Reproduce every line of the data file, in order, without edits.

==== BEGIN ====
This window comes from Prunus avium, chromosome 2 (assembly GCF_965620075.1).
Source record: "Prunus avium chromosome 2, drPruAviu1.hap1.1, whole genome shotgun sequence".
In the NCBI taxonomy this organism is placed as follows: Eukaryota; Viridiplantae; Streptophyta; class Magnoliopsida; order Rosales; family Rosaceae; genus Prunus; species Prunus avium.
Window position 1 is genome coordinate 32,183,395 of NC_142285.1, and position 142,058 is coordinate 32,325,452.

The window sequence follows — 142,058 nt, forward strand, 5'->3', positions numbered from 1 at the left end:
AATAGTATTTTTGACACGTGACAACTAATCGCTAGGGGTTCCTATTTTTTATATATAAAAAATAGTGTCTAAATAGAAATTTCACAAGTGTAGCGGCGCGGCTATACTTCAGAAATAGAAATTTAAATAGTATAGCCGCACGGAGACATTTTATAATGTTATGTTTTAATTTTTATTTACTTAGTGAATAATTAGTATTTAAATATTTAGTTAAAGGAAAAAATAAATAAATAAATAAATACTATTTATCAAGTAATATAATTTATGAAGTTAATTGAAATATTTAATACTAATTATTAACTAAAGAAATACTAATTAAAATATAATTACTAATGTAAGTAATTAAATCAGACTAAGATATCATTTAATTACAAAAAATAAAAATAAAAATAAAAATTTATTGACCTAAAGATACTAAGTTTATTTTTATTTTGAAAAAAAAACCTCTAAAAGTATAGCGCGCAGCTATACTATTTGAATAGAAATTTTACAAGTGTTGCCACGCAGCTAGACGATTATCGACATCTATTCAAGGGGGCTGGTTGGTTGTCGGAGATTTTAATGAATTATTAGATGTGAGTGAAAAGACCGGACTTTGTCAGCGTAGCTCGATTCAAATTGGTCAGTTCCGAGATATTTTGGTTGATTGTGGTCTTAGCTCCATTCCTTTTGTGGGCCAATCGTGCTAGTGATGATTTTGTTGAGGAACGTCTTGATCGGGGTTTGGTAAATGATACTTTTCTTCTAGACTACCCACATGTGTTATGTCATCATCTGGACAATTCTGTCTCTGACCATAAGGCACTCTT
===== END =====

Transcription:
This window comes from Prunus avium, chromosome 2 (assembly GCF_965620075.1).
Source record: "Prunus avium chromosome 2, drPruAviu1.hap1.1, whole genome shotgun sequence".
In the NCBI taxonomy this organism is placed as follows: Eukaryota; Viridiplantae; Streptophyta; class Magnoliopsida; order Rosales; family Rosaceae; genus Prunus; species Prunus avium.
Window position 1 is genome coordinate 32,183,395 of NC_142285.1, and position 142,058 is coordinate 32,325,452.

The window sequence follows — 142,058 nt, forward strand, 5'->3', positions numbered from 1 at the left end:
AATAGTATTTTTGACACGTGACAACTAATCGCTAGGGGTTCCTATTTTTTATATATAAAAAATAGTGTCTAAATAGAAATTTCACAAGTGTAGCGGCGCGGCTATACTTCAGAAATAGAAATTTAAATAGTATAGCCGCACGGAGACATTTTATAATGTTATGTTTTAATTTTTATTTACTTAGTGAATAATTAGTATTTAAATATTTAGTTAAAGGAAAAAATAAATAAATAAATAAATACTATTTATCAAGTAATATAATTTATGAAGTTAATTGAAATATTTAATACTAATTATTAACTAAAGAAATACTAATTAAAATATAATTACTAATGTAAGTAATTAAATCAGACTAAGATATCATTTAATTACAAAAAATAAAAATAAAAATAAAAATTTATTGACCTAAAGATACTAAGTTTATTTTTATTTTGAAAAAAAAACCTCTAAAAGTATAGCGCGCAGCTATACTATTTGAATAGAAATTTTACAAGTGTTGCCACGCAGCTAGACGATTATCGACATCTATTCAAGGGGGCTGGTTGGTTGTCGGAGATTTTAATGAATTATTAGATGTGAGTGAAAAGACCGGACTTTGTCAGCGTAGCTCGATTCAAATTGGTCAGTTCCGAGATATTTTGGTTGATTGTGGTCTTAGCTCCATTCCTTTTGTGGGCCAATCGTGCTAGTGATGATTTTGTTGAGGAACGTCTTGATCGGGGTTTGGTAAATGATACTTTTCTTCTAGACTACCCACATGTGTTATGTCATCATCTGGACAATTCTGTCTCTGACCATAAGGCACTCTT